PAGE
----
Teachers’ perceptions of the teaching of acids and bases in Swedish upper secondary schools
We report in this paper on a study of chemistry teachers’ perceptions of their teaching in upper secondary schools in Sweden, regarding models of acids and bases, especially the Brønsted and the Arrhenius model. A questionnaire consisting of a Likert-type scale was developed, which focused on teachers’ knowledge of different models, knowledge of students’ difficulties, and use of textbooks in their teaching of acids and bases. The questionnaire was sent to 441 upper secondary schools in Sweden and a total of 281 teachers answered it; through a cluster analysis they were divided into three subgroups. From each subgroup, two teachers were interviewed in order to enrich the data. The results indicate that Swedish upper secondary chemistry teachers, on the whole, prefer to use the Brønsted model of acids and bases, and think that the Brønsted model is clear for students. However, in cluster one (47% of the teachers), teachers’ knowledge of how the Brønsted model differs from the Arrhenius model was limited and varied. Teachers in clusters two (38%) and three (15%) were better aware of the differences between the Brønsted and older models, but only teachers in cluster three did explain the history of the development of knowledge about acids and bases in their teaching. The teachers in cluster two (like the teachers in cluster one) relied more on the content in the textbooks. There were, however, no differences between the three clusters in terms of knowledge of student difficulties. Implications for chemistry teaching and education, and for further research, are discussed.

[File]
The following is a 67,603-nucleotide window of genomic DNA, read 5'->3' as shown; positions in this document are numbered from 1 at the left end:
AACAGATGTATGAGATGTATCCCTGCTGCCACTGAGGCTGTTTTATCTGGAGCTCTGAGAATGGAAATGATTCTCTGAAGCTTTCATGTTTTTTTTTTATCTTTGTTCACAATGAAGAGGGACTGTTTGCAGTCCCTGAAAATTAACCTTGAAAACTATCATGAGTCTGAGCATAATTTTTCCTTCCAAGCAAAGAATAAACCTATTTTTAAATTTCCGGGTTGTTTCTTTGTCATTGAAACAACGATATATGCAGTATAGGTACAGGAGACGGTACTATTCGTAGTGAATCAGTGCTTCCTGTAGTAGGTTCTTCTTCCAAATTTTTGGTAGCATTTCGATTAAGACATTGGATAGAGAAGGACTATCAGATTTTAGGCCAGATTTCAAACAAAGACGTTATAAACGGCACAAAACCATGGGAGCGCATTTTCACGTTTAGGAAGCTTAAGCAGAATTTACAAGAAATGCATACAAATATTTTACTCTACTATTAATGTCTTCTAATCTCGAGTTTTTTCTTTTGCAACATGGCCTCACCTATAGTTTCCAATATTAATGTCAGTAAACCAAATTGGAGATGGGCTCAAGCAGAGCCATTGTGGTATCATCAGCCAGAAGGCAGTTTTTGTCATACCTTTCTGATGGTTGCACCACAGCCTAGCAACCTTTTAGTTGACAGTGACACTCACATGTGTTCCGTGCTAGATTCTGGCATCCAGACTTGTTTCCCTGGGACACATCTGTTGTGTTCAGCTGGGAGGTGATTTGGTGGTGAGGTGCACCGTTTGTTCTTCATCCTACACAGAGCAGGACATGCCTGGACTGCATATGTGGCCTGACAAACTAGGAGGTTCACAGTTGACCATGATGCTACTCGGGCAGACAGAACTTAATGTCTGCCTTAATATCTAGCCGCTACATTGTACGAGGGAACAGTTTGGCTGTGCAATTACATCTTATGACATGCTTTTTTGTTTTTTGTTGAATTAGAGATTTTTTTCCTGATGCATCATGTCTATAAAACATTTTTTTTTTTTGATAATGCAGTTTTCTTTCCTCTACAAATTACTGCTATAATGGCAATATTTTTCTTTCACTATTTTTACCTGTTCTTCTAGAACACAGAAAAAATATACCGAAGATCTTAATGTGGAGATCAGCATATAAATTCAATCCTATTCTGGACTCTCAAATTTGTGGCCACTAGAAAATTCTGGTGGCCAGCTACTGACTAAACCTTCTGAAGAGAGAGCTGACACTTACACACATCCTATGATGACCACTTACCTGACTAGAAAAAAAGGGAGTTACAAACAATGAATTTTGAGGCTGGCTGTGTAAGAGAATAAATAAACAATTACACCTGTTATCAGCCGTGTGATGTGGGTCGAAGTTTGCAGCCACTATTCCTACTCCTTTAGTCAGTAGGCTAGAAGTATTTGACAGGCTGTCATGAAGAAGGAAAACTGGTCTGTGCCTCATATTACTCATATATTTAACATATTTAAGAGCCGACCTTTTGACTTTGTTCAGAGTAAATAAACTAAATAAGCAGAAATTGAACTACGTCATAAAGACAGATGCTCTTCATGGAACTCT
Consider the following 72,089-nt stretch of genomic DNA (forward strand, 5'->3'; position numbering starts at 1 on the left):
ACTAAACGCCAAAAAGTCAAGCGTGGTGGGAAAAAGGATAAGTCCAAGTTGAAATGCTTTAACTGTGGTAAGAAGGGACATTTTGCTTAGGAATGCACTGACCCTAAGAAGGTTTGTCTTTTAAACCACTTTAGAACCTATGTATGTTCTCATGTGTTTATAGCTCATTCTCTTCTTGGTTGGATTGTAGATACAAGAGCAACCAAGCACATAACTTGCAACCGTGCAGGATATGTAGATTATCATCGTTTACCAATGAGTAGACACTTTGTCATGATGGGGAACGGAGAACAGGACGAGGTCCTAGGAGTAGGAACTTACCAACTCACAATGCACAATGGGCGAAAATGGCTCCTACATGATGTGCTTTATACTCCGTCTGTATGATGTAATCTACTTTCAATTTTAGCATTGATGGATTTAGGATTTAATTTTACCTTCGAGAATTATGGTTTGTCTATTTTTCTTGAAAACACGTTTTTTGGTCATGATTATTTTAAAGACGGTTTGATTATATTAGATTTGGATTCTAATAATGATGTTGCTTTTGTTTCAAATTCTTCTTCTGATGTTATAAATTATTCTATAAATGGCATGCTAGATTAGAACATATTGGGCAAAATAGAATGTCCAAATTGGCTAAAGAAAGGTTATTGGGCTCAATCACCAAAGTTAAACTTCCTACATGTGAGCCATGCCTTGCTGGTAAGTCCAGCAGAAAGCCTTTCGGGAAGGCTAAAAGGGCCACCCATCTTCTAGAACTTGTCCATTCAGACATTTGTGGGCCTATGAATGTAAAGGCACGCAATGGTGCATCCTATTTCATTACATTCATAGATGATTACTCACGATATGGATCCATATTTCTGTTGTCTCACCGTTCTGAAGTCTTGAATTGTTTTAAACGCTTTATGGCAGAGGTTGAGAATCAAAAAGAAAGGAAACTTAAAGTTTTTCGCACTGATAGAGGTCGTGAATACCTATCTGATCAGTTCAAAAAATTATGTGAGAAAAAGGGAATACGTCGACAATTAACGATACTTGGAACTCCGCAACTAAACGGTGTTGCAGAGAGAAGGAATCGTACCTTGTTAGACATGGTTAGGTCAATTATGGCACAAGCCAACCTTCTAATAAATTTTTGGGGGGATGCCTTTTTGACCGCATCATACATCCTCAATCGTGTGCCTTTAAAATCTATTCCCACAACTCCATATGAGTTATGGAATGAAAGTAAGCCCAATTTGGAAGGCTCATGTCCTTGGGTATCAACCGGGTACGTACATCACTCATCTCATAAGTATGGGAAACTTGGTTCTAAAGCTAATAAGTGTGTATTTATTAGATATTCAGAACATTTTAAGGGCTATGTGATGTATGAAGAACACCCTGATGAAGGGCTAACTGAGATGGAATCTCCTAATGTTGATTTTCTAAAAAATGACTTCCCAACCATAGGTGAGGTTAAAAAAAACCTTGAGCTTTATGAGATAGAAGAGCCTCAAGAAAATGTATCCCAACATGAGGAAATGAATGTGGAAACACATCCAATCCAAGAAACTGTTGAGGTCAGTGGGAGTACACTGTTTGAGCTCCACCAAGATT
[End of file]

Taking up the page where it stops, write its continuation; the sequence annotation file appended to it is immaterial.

- This article is part of the themed collection: Chemistry Teacher Education – Recent Developments